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Stellenbosch University (2019)

A study of the impact of salinity on growth and development of important tomato and banana cultivars of the Jordan Valley with an assessment of the efficacy of biostimulants as ameliorants for increased tolerance to salinity

Abu Zurayk, Iad

Titre : A study of the impact of salinity on growth and development of important tomato and banana cultivars of the Jordan Valley with an assessment of the efficacy of biostimulants as ameliorants for increased tolerance to salinity

Auteur : Abu Zurayk, Iad

Université de soutenance : Stellenbosch University

Grade : Master of Agricultural Science (MScAgric) 2019

Résumé partiel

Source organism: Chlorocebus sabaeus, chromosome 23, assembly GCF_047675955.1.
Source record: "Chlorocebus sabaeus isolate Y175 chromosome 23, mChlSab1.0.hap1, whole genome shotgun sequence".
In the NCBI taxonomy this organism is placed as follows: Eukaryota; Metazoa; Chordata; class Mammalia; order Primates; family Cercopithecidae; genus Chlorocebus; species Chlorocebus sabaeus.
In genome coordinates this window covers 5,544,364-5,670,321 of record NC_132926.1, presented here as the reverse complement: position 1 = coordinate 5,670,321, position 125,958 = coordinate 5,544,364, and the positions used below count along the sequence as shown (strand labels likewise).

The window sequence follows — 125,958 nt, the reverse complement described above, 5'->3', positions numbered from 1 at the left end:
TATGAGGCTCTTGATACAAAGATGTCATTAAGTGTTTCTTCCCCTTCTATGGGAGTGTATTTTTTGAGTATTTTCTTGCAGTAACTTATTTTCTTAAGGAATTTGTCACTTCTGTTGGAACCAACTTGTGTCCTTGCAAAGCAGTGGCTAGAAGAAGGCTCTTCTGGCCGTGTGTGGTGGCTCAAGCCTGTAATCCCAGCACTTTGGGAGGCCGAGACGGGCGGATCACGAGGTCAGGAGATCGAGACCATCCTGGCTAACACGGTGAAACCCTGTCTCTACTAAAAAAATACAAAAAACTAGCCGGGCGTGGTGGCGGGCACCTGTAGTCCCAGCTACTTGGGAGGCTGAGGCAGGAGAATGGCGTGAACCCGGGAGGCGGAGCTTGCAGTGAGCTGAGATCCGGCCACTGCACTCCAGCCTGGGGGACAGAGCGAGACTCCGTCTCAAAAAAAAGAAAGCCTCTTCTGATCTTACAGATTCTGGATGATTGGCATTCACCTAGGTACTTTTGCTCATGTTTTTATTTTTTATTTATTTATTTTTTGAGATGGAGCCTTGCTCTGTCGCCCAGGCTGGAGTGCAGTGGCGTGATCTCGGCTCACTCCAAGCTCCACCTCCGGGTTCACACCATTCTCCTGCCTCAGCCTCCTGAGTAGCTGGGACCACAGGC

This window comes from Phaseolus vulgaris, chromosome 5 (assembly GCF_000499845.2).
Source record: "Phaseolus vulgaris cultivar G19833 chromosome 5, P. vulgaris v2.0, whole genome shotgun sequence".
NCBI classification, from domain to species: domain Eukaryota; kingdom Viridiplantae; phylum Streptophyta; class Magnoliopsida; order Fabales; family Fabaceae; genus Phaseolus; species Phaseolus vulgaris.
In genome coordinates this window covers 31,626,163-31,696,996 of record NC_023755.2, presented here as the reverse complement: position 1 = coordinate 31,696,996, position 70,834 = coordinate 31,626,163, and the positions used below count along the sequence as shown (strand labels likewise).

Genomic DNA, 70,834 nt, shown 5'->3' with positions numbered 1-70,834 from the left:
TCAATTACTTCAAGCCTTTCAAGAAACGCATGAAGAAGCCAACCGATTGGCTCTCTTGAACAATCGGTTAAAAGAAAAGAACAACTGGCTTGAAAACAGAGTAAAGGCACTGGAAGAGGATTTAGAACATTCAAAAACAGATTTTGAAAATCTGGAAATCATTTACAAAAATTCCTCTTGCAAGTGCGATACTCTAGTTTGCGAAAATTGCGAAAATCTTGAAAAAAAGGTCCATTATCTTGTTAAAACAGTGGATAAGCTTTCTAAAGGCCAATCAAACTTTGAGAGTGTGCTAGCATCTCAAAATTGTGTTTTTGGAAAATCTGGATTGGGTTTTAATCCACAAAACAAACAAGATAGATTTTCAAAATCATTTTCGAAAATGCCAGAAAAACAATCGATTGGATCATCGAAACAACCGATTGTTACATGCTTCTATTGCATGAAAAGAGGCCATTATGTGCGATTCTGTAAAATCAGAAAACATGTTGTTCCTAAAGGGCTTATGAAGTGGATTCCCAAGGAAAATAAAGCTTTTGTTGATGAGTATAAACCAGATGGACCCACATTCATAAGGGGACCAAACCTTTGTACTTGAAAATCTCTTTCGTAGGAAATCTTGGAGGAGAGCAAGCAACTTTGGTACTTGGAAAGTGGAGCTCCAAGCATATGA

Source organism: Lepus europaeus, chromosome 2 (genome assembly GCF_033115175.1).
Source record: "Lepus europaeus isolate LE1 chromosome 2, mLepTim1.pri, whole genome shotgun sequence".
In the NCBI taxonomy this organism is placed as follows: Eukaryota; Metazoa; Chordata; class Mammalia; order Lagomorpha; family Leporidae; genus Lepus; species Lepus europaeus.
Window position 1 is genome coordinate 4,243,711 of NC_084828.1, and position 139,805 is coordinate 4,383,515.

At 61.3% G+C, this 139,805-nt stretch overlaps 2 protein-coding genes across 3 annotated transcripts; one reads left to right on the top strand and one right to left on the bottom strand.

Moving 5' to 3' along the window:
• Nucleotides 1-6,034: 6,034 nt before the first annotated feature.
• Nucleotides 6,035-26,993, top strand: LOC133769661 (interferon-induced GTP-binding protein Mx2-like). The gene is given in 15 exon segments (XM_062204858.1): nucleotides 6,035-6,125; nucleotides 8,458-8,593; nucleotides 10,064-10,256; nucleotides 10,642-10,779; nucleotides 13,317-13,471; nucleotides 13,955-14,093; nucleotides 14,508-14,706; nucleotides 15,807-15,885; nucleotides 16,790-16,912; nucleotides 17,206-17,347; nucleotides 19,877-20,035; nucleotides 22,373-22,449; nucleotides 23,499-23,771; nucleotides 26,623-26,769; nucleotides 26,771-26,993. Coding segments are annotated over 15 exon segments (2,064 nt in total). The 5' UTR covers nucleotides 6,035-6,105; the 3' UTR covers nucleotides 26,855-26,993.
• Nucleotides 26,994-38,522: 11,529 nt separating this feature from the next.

Soil salinity is a major challenge to farmers in the Middle East in general, but particularly so in Jordan, where salinization of irrigation water sources puts additional pressure on production systems, already experiencing significant climatic and soil-related stresses. To meet these challenges farmers are forced to implement new cultural practises, while consistently having to screen for more tolerant cultivars, in addition to considering the application of ameliorants, in order to deliver high quality fresh produce in a profitable and sustainable manner. This study, consisting of four experiments, focused on tomato and banana, both major crops grown in the Jordan valley. The study aimed in the first two trials to identify the most tolerant cultivars of these two crops, as determined through a range of growth parameters. The next part of the study aimed to determine the efficiency of a range of soil ameliorants and biostimulants in the various cultivars per crop to increase their resistance to salinity as demonstrated through vegetative and reproductive growth parameters. For the first objective an experiment was conducted on five determinate tomato varieties, namely ‘Majd’, ‘Alam’, ‘Asalah’, ‘Ayah’ and ‘Bahjah’ over a summer and a winter planting season, through the addition of NaCl at five increasing concentrations to the daily fertigation solution, where after vegetative traits were observed over a six-week period. Results showed cultivars differed in their resistance to salinity and ranked in general from tolerant to susceptible : ‘Ayah’ ; ‘Alam’ ; ‘Majd’ ; ‘Asalah’ and ‘Bahjah’. In the second objective the same procedures as described above was followed, but where two banana cultivars, ‘Grand Nain’ and ‘Paz’ were assessed for salinity tolerance. Similar to the tomato experiment, plants were subjected to five increasing NaCl concentrations that was added to the daily fertigation solution, for both a summer and winter planting phase of six weeks each. Again, the increase in salinity concentration significantly decreased all plant growth parameters. In addition, results showed a significance decrease in growth rate and associated morphological traits with increasing salinity concentration, with ‘Grand Nain’ being the more vigorous cultivar compared to the ‘Paz’ cultivar, although not significant so for all parameters. In the third objective the efficacy of compost, glycine betaine, bacteria, kelp, sulphuric acid and a mix of compost and glycine betaine treatments was evaluated for their ability to ameliorate the effect of salinity on the two tomato cultivars, ‘Ayah’ and ‘Bahjah’, by assessing both morphological and production traits such as plant height, leaf number, leaf width, fruit number and weight, along with fresh and dry weights of the shoot and root.

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